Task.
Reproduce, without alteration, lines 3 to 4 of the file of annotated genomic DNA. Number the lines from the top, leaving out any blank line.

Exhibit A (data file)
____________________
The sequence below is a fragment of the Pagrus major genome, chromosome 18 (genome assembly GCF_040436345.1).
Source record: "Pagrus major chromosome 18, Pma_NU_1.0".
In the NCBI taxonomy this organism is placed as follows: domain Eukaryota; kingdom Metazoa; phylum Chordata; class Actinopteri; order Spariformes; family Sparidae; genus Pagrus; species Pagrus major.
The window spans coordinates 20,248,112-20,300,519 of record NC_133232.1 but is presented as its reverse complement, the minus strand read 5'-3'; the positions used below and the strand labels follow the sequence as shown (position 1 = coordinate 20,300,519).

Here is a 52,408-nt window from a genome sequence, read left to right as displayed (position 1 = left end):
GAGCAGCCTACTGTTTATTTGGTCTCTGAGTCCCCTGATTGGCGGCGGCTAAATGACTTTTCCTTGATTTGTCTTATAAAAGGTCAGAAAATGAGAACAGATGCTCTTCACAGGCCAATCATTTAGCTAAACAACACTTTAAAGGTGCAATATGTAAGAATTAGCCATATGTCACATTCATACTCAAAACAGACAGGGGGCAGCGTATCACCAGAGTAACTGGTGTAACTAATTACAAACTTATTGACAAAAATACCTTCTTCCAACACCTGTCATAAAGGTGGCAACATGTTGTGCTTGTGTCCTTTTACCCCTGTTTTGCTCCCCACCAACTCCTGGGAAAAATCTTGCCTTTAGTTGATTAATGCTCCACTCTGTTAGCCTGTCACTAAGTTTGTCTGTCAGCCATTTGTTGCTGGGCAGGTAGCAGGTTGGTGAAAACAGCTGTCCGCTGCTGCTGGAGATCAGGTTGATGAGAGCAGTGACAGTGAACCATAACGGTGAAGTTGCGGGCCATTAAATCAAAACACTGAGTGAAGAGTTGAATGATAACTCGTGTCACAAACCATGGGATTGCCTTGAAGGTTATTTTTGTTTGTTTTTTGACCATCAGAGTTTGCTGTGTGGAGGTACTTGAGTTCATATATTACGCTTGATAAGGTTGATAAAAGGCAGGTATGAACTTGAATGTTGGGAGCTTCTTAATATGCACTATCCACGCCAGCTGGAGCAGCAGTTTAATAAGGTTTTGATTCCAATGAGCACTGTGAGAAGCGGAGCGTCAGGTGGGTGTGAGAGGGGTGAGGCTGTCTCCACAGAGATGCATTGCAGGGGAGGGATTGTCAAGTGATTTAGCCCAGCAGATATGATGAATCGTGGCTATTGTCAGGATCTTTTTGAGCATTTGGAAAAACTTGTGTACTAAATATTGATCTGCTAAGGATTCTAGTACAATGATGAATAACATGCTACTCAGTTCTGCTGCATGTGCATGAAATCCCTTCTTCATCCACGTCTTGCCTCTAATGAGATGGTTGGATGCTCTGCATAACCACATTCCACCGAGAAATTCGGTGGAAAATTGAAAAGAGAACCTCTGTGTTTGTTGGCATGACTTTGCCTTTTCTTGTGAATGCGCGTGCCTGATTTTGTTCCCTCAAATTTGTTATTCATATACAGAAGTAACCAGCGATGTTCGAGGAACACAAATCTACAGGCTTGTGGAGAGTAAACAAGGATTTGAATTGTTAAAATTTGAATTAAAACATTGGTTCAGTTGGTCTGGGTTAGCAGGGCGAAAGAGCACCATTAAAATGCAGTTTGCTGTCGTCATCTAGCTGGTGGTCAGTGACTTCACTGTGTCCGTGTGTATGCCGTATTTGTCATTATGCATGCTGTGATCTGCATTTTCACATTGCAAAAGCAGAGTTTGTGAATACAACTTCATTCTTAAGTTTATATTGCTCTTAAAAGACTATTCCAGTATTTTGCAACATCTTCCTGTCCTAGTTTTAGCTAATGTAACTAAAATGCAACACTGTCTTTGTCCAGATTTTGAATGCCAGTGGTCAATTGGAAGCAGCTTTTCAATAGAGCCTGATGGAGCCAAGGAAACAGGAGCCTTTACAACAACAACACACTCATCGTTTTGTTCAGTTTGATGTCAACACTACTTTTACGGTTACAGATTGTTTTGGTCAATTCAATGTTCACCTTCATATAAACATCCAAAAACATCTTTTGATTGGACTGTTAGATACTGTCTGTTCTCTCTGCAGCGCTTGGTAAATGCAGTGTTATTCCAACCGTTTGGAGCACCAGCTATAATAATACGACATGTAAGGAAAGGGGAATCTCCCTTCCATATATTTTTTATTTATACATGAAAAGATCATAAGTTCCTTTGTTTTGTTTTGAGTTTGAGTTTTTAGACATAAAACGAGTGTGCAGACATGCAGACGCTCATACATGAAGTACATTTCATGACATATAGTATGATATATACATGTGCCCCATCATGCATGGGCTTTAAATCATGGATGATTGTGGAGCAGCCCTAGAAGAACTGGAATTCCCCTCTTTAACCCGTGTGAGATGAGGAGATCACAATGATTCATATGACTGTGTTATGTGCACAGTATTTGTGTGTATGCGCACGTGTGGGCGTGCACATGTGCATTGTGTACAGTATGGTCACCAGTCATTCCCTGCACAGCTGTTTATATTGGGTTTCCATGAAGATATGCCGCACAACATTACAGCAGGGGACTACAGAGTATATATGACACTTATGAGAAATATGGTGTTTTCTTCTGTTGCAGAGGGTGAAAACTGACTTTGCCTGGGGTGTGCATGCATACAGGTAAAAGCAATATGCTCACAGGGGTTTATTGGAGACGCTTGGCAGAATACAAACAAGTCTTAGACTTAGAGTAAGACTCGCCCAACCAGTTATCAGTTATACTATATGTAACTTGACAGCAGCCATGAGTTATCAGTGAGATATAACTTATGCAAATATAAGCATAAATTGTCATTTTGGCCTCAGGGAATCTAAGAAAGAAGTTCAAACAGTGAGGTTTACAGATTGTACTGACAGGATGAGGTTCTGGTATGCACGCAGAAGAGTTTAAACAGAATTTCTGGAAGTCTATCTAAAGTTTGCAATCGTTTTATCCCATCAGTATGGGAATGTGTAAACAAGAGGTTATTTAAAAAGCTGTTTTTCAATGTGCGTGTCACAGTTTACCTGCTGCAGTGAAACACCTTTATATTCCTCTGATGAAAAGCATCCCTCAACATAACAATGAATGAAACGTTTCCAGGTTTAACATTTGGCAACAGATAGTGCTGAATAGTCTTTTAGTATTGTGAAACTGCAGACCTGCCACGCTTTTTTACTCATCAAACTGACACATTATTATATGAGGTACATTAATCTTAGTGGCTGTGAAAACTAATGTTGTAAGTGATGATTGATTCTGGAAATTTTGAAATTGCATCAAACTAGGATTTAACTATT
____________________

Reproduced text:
In the NCBI taxonomy this organism is placed as follows: domain Eukaryota; kingdom Metazoa; phylum Chordata; class Actinopteri; order Spariformes; family Sparidae; genus Pagrus; species Pagrus major.
The window spans coordinates 20,248,112-20,300,519 of record NC_133232.1 but is presented as its reverse complement, the minus strand read 5'-3'; the positions used below and the strand labels follow the sequence as shown (position 1 = coordinate 20,300,519).